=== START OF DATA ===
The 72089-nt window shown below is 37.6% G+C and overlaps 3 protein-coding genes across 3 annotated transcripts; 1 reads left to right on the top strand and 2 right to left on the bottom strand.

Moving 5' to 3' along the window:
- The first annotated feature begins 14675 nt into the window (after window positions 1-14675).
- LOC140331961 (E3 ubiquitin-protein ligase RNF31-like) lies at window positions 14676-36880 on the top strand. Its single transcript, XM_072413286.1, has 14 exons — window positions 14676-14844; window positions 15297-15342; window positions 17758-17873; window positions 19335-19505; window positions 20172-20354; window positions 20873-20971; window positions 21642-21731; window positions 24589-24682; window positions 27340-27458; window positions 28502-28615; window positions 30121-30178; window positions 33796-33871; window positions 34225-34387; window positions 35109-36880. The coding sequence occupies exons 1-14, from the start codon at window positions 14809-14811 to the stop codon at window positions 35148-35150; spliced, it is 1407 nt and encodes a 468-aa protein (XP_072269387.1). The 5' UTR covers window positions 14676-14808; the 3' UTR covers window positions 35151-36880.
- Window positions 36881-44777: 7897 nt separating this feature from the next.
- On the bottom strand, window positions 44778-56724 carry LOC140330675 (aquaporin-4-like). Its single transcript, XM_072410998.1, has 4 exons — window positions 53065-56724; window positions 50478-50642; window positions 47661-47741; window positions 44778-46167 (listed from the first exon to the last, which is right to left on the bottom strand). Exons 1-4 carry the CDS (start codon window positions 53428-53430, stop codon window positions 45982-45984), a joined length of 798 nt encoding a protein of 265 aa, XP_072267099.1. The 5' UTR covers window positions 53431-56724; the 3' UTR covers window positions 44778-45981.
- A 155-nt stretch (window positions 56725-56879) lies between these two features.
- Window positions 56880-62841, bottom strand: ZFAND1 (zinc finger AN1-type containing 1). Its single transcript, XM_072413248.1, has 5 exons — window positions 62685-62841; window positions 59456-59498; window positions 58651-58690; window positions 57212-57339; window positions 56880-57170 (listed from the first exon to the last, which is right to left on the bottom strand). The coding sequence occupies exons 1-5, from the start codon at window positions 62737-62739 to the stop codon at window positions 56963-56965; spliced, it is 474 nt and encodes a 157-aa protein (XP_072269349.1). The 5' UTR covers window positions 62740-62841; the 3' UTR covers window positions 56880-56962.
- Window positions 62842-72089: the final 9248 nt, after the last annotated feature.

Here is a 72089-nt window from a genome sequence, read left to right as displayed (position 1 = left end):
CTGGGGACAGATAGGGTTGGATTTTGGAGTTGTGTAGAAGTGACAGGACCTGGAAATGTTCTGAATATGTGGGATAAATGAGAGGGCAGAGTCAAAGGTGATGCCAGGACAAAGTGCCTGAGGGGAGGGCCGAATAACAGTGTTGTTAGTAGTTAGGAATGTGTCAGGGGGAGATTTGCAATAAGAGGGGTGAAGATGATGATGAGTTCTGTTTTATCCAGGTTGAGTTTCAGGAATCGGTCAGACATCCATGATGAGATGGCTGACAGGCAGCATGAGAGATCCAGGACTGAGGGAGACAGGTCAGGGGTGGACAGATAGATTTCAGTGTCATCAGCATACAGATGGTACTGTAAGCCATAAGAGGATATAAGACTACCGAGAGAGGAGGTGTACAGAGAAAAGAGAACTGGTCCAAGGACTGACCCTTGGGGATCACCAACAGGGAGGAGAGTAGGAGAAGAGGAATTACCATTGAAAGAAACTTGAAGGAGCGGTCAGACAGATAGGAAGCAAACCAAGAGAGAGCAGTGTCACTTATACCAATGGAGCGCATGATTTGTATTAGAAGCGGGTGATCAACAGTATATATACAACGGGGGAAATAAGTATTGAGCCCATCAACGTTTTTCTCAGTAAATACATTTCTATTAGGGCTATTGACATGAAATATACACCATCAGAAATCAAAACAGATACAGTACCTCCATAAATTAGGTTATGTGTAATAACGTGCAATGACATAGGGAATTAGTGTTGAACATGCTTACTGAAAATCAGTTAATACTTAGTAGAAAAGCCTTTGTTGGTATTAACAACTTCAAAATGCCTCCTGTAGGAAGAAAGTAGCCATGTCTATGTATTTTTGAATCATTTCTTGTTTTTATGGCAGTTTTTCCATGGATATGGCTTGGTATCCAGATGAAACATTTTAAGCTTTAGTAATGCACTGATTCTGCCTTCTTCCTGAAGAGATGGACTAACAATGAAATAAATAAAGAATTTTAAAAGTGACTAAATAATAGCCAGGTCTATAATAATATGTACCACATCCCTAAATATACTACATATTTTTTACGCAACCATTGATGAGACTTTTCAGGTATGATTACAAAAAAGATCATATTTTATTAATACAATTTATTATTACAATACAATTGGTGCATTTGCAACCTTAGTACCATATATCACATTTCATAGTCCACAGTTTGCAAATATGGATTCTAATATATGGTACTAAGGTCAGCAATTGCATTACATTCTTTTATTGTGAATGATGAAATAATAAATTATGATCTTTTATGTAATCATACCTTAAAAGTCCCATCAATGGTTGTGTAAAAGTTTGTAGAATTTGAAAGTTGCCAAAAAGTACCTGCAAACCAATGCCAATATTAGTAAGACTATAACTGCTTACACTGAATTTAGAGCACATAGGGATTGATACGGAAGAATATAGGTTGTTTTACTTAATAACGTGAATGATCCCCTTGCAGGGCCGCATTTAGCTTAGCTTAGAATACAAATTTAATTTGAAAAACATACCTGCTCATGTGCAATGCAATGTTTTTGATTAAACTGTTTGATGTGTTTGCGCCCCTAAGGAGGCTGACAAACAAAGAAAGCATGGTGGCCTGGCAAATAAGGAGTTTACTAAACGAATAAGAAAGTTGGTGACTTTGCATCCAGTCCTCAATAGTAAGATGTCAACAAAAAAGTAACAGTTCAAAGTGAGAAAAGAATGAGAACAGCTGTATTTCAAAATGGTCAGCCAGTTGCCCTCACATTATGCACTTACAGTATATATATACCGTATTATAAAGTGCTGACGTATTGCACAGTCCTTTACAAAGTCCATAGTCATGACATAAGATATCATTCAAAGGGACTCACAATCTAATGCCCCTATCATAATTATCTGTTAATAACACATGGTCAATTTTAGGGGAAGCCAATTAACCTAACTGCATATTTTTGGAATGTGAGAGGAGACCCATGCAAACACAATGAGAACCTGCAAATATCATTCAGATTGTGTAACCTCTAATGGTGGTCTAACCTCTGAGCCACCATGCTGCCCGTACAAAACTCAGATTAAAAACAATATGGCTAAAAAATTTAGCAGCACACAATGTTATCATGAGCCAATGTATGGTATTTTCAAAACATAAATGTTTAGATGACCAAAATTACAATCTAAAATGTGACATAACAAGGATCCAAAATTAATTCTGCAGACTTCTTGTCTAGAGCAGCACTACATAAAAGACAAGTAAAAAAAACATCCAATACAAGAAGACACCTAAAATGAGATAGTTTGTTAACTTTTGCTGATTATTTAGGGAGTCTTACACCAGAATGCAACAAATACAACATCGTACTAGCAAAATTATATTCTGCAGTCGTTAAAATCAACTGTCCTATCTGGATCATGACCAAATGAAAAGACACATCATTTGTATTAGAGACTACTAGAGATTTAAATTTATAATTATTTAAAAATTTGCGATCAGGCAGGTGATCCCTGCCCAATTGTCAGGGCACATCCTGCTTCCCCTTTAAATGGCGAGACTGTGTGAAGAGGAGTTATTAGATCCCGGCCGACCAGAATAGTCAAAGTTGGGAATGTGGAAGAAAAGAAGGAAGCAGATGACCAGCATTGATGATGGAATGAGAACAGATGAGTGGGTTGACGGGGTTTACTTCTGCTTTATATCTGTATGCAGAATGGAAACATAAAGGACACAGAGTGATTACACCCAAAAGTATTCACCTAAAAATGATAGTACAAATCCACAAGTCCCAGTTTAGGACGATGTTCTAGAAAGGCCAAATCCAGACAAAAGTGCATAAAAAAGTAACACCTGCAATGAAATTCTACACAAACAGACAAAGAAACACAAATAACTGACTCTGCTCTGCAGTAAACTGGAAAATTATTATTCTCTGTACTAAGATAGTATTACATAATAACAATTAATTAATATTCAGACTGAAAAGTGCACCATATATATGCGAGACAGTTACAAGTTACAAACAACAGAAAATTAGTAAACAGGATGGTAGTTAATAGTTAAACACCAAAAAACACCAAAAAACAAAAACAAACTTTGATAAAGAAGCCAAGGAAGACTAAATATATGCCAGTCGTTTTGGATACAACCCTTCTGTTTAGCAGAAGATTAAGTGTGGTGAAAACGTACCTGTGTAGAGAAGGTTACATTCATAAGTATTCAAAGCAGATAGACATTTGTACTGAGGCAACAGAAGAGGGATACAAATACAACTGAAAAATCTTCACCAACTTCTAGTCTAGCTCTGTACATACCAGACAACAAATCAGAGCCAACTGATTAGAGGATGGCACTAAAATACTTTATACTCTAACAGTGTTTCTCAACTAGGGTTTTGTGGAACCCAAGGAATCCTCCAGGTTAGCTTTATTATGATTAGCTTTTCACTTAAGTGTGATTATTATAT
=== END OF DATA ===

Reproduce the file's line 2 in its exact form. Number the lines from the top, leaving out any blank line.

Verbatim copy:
Moving 5' to 3' along the window: